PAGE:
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Markets

Corn jumps to highest since 2013 on lower US planting outlook

  • The United States is the world's biggest corn exporter and the No. 2 soybean supplier.
Published April 1, 2021

SINGAPORE: Chicago corn futures climbed more than 3% on Thursday to hit their highest since 2013, as the market was buoyed by smaller-than-expected US planting.

Soybeans rose to their highest in nearly a month, while wheat gained 0.9%, advancing for a second consecutive session. "We were not expecting this planting estimate," said one Singapore-based feed grains trader.

"The market is extending gains today but we are not sure if buyers are going to jump in to cover positions at these levels, not just yet. Even South Koreans and Japanese, who are not that price sensitive, are unlikely to get into the market immediately."

The most-active corn contract on the Chicago Board of Trade (CBOT) added 2.9% to $5.80-1/2 a bushel, as of 0314 GMT, after hitting its highest since June 2013 at $5.85 a bushel earlier in the session.

Soybeans were little changed at $14.37 a bushel, having risen earlier on Thursday to their highest since March 8, and wheat gained 0.9% to $6.23-3/4 a bushel.

US farmers plan to sow 91.144 million acres with corn this year, the most since 2016, and 87.600 million acres with soybeans, the most since 2018, according to the US Department of Department of Agriculture (USDA).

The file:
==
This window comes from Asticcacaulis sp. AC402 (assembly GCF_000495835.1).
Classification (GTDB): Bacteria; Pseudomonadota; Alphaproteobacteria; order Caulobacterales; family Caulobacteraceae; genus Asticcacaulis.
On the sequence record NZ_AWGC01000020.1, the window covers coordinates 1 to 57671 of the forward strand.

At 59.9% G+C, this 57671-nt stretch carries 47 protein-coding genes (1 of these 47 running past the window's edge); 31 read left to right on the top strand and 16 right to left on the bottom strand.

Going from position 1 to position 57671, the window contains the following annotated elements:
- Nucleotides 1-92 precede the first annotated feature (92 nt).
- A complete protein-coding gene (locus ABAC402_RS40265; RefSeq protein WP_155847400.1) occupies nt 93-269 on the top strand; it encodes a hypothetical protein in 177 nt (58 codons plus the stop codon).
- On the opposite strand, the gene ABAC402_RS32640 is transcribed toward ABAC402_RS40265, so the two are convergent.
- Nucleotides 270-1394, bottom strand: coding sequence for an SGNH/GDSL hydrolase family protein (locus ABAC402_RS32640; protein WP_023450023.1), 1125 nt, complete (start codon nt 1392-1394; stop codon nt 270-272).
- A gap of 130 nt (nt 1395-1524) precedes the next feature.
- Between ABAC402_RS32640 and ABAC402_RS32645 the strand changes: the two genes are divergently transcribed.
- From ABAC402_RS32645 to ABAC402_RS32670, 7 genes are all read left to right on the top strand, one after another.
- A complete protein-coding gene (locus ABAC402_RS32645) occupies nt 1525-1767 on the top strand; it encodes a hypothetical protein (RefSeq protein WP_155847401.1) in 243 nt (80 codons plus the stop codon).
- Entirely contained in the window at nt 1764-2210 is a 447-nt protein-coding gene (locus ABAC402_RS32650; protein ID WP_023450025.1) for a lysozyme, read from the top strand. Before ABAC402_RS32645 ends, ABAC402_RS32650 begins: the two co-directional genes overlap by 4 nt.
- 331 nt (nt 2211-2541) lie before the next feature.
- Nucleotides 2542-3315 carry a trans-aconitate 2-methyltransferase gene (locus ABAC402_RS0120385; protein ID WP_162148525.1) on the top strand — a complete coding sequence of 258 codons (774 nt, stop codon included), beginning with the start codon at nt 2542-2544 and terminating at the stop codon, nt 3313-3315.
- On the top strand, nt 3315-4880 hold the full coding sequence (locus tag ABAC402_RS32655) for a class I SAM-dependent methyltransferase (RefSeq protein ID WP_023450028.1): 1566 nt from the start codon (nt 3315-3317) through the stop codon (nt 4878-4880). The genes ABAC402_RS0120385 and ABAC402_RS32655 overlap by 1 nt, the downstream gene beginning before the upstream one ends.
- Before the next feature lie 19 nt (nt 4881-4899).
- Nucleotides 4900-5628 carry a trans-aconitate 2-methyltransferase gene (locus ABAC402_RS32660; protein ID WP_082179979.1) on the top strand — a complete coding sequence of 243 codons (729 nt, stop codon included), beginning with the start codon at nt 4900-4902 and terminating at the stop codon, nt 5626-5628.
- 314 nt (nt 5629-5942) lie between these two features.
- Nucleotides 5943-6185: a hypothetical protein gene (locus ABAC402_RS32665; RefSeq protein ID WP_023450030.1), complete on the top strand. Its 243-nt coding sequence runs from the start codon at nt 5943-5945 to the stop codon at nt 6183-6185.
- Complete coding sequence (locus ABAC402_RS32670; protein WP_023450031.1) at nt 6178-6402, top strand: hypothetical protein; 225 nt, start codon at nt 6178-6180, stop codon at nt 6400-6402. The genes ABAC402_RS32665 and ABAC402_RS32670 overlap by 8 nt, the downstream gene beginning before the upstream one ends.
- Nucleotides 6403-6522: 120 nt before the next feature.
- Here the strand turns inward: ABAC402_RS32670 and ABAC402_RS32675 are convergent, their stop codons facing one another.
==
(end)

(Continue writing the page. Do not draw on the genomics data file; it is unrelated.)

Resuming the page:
However, both estimates were well below analyst expectations of 93.208 million corn acres and 89.996 million soybean acres.

Smaller-than-expected planting of the two main cash crops in the United States would heighten concerns about global food and animal feed supplies after importers and domestic processors loaded up on grain and oilseeds earlier this year.

The United States is the world's biggest corn exporter and the No. 2 soybean supplier.

The USDA's quarterly grain stocks report noted levels near analyst expectations, with US March 1 corn stocks pegged at 7.701 billion bushels, slightly lower than analyst predictions, while soybean stocks of 1.564 billion bushels were slightly higher than anticipated.

Commodity funds were net buyers of CBOT corn, soybean, soymeal, soyoil and wheat futures contracts on Wednesday, traders said.

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